For instance, Allium sativum L. is documented in several reports 132,133 as an autophagy-inducing agent. In particular, Yung-Lin Chu et al. showed that the major component of the herb, i.e., allicin, could induce p53-mediated autophagy in Hep G2 cells107.

Besides, Poulus et al. showed that feeding mice with 6% or 9% Juglans regia L. (walnut) diet, can significantly reduce the accumulation of polyubiquitinated protein and activated autophagy134. Furthermore, the highest percentage of fatty acid in Juglans regia L. corresponds to linoleic acid, oleic acid, and palmitic acid. The effects of these phytochemicals in inducing autophagy were documented by different research groups84,96,131,135.

α-Santalol, which is one of the primary components of Santalum album L. (Indian sandalwood) oil, has a wide range of health benefits, including anti-cancer and anti-inflammatory effects136. It was shown that East Indian Sandalwood oil (EISO), which constitutes 45–50% of alpha-santalol, could induce autophagy104.

Also, the anti-aging effects of Cinnamomum verum J. Presl (cinnamon) is confirmed in various researches. Evidence shows that cinnamon could increase the life-span of model organisms137,138,139,140,141,142. Cinnamic aldehyde is the main compound of the bark oil of this medicinal plant. Chung, J. et al. showed that cinnamic aldehyde could induce autophagy in macrophages. Another study demonstrated that cinnamic aldehyde exerts a neuroprotective effect in a Parkinson’s disease model through autophagy inhibition143.

It is being known as the “king of medicines” in Tibet144, Terminalia chebula Retz. contains several natural products, such as punicalagin and geraniin, which have shown the ability to induce autophagy92,144. In regard to Coriandrum sativum L. (coriander), Cocos nucifera L. (Coconut), and Cichorium intybus L. (Chicory), the direct evidence on their inducing effect on autophagy is scarce. However, these plants contain several natural products with the known ability to induce autophagy145,146,147,148,149.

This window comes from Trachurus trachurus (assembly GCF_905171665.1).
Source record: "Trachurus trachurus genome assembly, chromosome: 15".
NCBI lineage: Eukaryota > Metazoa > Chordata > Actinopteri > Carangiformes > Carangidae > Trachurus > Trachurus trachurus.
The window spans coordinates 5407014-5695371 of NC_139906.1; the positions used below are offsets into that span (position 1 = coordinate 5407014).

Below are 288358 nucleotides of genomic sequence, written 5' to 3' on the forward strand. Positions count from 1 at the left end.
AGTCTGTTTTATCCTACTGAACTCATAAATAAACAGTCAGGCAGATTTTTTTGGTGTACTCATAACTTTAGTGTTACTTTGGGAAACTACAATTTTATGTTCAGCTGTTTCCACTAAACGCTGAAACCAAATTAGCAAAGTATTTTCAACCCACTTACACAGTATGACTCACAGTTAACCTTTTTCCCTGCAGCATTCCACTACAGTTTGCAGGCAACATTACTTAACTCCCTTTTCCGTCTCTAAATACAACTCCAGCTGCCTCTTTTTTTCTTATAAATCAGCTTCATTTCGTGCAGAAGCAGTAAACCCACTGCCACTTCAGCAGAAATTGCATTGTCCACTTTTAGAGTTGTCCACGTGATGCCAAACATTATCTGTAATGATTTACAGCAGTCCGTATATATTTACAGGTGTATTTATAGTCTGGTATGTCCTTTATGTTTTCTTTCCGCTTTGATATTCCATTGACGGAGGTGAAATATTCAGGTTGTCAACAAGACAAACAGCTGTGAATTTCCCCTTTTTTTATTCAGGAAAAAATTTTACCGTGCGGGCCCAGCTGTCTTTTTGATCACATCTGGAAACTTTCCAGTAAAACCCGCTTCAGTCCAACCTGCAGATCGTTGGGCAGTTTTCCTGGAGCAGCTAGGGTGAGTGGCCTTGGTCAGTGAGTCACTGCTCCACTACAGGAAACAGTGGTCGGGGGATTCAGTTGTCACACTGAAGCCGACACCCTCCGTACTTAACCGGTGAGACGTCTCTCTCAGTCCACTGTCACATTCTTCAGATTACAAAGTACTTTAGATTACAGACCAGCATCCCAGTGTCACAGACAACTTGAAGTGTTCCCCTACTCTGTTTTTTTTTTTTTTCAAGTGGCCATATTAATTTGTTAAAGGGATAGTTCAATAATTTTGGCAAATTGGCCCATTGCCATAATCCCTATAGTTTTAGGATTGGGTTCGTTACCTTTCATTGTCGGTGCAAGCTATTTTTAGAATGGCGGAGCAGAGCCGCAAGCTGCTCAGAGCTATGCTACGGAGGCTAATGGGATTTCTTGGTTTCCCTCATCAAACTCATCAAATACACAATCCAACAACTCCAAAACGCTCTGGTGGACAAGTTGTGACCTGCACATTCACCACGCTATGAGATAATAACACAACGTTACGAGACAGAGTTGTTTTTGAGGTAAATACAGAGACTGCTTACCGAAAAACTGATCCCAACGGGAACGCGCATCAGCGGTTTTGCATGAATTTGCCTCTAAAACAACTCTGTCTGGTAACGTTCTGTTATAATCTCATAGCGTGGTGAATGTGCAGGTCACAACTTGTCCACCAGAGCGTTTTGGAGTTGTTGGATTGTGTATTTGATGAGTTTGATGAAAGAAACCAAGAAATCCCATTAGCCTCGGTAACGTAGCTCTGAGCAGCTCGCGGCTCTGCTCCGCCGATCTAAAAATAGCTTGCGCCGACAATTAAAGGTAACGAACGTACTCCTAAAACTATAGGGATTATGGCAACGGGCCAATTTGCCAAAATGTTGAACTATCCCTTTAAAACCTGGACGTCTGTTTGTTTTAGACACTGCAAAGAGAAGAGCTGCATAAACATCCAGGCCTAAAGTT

The activation/inhibition mechanisms through which the identified phytochemicals can influence autophagy is illustrated in Fig. 2. Also, the precise autophagy inducing effect of each phytochemical is represented in Supplementary Table S5 online.

Figure 2
figure 2

The schematic molecular mechanism of Autophagy-inducing effects of TPM-related phytochemicals (A) Each phytochemical comes with the number and colored circle, representing its related plant and mechanism of action, respectively. For instance, Allicin, a compound found in Allium sativum L., is represented by 1 and could induce autophagy by activating AMPK(red circle) and inhibiting mTOR(green circle). (B) Herbal medicines could modulate the key regulators of autophagy. The targets of phytochemicals were categorized into 3 groups (green, red, purple). The precise autophagy inducing effect of each phytochemical is also represented in Supplementary Table S5 online.

The targets of phytochemicals of the selected TPM plants

Through an extensive literate survey, we were able to link the phytochemicals of the selected herbs to 20 targets. The identified targets include protein kinase C alpha (PRKCA), autophagy-related 12(ATG12), beclin 1(BECN1), tumor protein p53(TP53), forkhead box O1(FOXO1), sirtuin 1(SIRT1), sirtuin 6(SIRT6), ribosomal protein S6 kinase B1(RPS6KB1), nuclear factor-kappa B subunit 1(NFKB1), phosphatase and tensin homolog(PTEN), signal transducer and activator of transcription 3(STAT3), AKT serine/threonine kinase 1(AKT1), mitogen-activated protein kinase 1(MAPK1), microtubule-associated protein 1 light chain 3 alpha(MAP1LC3A), autophagy-related 5(ATG5), unc-51 like autophagy activating kinase 1(ULK1), autophagy-related 7(ATG7), mitogen-activated protein kinase 8(MAPK8), protein kinase AMP-activated catalytic subunit alpha 1(PRKAA1), and mechanistic target of rapamycin (mTOR).